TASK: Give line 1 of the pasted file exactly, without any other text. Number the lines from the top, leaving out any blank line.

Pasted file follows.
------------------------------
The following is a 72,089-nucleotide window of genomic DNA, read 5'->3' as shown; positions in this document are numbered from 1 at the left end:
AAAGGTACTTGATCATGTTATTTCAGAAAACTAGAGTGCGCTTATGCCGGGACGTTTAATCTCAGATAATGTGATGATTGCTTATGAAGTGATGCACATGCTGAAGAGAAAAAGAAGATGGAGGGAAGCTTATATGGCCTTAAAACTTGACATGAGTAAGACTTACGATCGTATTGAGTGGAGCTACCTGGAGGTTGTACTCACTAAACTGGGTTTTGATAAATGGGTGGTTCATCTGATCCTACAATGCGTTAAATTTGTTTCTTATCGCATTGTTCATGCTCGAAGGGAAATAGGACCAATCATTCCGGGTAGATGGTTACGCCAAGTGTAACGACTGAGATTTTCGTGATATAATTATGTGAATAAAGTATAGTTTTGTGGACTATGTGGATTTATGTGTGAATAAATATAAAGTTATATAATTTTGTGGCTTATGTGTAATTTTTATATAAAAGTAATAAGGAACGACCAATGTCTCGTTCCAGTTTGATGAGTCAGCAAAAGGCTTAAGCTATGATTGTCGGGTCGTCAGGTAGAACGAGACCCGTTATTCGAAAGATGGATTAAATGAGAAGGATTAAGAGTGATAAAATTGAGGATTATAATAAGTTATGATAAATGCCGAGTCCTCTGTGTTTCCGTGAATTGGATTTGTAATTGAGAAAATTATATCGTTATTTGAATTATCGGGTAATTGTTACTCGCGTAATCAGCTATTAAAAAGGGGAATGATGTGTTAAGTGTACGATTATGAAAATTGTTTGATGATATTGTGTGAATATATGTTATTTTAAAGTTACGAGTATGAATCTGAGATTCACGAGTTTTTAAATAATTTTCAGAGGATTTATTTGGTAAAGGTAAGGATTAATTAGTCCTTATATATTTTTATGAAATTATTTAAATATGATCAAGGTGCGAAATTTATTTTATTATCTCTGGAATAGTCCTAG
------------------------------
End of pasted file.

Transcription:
The following is a 72,089-nucleotide window of genomic DNA, read 5'->3' as shown; positions in this document are numbered from 1 at the left end: